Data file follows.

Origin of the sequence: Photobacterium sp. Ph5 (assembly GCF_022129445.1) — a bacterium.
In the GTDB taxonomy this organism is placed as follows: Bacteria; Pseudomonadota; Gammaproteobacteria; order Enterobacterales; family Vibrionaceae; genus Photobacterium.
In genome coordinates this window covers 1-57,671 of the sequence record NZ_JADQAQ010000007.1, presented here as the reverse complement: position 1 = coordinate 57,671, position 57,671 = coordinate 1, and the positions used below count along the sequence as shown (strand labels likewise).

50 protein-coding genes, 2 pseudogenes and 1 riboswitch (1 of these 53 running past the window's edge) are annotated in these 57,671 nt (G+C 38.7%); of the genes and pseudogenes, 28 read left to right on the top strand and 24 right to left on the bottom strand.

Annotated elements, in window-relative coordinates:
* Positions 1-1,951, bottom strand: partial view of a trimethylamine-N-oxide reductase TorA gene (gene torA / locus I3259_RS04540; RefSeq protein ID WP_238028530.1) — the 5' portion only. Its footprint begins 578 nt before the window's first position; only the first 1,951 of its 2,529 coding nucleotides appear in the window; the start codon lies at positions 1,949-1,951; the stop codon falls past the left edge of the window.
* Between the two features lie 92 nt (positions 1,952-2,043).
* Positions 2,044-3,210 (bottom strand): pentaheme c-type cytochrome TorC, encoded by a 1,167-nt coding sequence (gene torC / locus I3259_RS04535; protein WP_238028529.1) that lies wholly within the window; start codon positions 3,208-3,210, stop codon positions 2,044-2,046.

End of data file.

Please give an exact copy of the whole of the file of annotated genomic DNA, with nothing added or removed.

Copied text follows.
Origin of the sequence: Photobacterium sp. Ph5 (assembly GCF_022129445.1) — a bacterium.
In the GTDB taxonomy this organism is placed as follows: Bacteria; Pseudomonadota; Gammaproteobacteria; order Enterobacterales; family Vibrionaceae; genus Photobacterium.
In genome coordinates this window covers 1-57,671 of the sequence record NZ_JADQAQ010000007.1, presented here as the reverse complement: position 1 = coordinate 57,671, position 57,671 = coordinate 1, and the positions used below count along the sequence as shown (strand labels likewise).

50 protein-coding genes, 2 pseudogenes and 1 riboswitch (1 of these 53 running past the window's edge) are annotated in these 57,671 nt (G+C 38.7%); of the genes and pseudogenes, 28 read left to right on the top strand and 24 right to left on the bottom strand.

Annotated elements, in window-relative coordinates:
* Positions 1-1,951, bottom strand: partial view of a trimethylamine-N-oxide reductase TorA gene (gene torA / locus I3259_RS04540; RefSeq protein ID WP_238028530.1) — the 5' portion only. Its footprint begins 578 nt before the window's first position; only the first 1,951 of its 2,529 coding nucleotides appear in the window; the start codon lies at positions 1,949-1,951; the stop codon falls past the left edge of the window.
* Between the two features lie 92 nt (positions 1,952-2,043).
* Positions 2,044-3,210 (bottom strand): pentaheme c-type cytochrome TorC, encoded by a 1,167-nt coding sequence (gene torC / locus I3259_RS04535; protein WP_238028529.1) that lies wholly within the window; start codon positions 3,208-3,210, stop codon positions 2,044-2,046.